Salt, a small generator and a germ-resistant water bucket are helping villagers in the mountains of Bolivia turn a contaminated river into safe drinking water.
Its creators say the simple experiment has the potential to fight world epidemics of cholera and other waterborne disease, for pennies a week.
“This is a low-tech, low-budget approach that . . . empowers these people to protect themselves,” said Dr. Eric Mintz, an epidemiologist at the U.S. Centers for Disease Control and Prevention.
The Pan-American Health Organization considers the new system so promising that it’s starting similar projects in Colombia, Nicaragua and the Dominican Republic in May. Officials in India, where a devastating new strain of cholera hit last year, also are interested.
“We’re confident it’s going to change the quality of the water,” said Fred Reiff, a water expert at the health organization, which helped CDC pay for the system. “And it will cost a family less than $2 per year.”
Some 1.5 billion people, mostly in developing countries, drink water tainted by sewage, natural bacteria and parasites.
Although boiling water kills bacteria, it doesn’t kill many parasites, and many places have no firewood. Importing chlorine is expensive and doesn’t stop family members from reinfecting the household water bucket by dipping water with dirty hands or cups--a big problem in the recent Latin American cholera epidemic.
The new plan, tested in the Bolivian villages of El Alto and Huaricana, attacks both problems.
A small generator, through electrolysis, turns ordinary salt and water into a disinfectant that makes water drinkable in about an hour.
The generator uses about as much electricity as a 120-watt light bulb and in 12 hours produces enough disinfectant to last 500 people a month.
CDC determined the best germ-resistant jug holds five gallons, enough to last a family one day; has a two-inch opening to pour in water but is too small for hands; has a large spigot at the bottom, and is lightweight and unbreakable.
An Ohio company sells campers that very jug.
“What’s unique is combining the treatment with the vessel,” Mintz said. “Either one alone may not be enough.”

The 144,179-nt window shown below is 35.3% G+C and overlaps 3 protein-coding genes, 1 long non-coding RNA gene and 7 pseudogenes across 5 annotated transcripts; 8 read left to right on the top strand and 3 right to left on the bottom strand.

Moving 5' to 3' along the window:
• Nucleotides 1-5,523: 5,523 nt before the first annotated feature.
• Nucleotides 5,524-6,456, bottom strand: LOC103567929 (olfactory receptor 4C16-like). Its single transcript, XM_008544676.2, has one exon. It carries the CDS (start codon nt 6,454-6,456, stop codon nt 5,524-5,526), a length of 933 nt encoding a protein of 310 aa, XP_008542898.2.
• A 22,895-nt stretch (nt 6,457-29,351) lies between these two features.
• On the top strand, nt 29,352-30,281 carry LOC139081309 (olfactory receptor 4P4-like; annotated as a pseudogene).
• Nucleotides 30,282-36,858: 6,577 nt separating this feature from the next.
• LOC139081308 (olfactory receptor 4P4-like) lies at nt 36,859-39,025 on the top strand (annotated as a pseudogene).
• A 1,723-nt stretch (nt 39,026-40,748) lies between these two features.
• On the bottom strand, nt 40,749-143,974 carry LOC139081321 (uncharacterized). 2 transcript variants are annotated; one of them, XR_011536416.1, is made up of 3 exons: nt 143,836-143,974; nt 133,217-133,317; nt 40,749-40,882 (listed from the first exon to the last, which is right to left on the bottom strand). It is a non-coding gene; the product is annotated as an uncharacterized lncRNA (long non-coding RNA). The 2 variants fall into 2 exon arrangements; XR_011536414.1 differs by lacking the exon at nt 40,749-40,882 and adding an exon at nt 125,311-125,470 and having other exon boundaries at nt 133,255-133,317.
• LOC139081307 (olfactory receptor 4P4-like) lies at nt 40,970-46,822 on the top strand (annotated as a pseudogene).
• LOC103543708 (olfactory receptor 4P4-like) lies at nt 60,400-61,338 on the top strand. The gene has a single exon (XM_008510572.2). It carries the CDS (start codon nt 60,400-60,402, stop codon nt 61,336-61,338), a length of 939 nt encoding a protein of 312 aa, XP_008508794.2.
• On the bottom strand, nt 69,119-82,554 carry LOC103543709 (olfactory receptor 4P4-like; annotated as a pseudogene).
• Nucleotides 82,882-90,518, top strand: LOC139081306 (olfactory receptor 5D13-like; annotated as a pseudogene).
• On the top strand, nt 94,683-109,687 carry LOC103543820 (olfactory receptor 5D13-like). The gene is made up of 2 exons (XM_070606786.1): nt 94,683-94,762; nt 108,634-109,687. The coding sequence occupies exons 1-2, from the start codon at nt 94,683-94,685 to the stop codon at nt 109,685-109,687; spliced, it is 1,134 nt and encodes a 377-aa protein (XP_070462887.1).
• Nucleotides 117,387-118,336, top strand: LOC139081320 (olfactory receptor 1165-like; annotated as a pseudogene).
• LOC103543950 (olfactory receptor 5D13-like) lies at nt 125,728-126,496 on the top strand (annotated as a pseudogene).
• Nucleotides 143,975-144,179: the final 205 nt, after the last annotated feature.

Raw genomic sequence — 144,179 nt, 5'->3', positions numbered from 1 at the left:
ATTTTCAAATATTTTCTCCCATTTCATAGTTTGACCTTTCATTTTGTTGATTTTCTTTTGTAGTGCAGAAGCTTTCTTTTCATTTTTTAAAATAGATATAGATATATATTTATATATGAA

But to be cheap enough to work, communities must produce the disinfectant and water jugs locally. So CDC and the U.S. jug-maker, Toledo-based Tolco Corp., are negotiating a licensing agreement to allow Bolivians to copy the jug, for a small royalty.
The Pan-American Health Organization is raising funds to help communities buy the generators for about $2,500 apiece.
The University of North Carolina is busy studying just how strong a disinfectant to brew. The same generator will make two different types of disinfectant, depending on the metal in its electrolysis cell.
A stainless steel cell produces a mild chlorine, the kind used to disinfect U.S. water. An iridium or titanium cell produces a stronger mixture of chlorine, ozone, chlorine dioxide and hydrogen peroxide. It quickly kills very strong parasites like cryptosporidium, the organism that caused 400,000 Milwaukee residents to get sick last year.
But mixed oxidants haven’t been thoroughly studied, and they may be stronger than necessary, especially when the $200 mixed-oxidant cell needs to be replaced at least five times as often as the chlorine cell, said university researcher Linda Venczel.
CDC cautions that the system still poses questions. The agency is just beginning to collect data determining whether fewer villagers get sick after starting to use the water system.
But the Pan-American Health Organization says the disinfectant does clean the water and the water jug keeps people from recontaminating it--enough proof to forge ahead.
“It’s going to take a long time for these areas to get good central water systems,” Reiff said. “This is an interim solution that they can afford and that will keep people healthy.”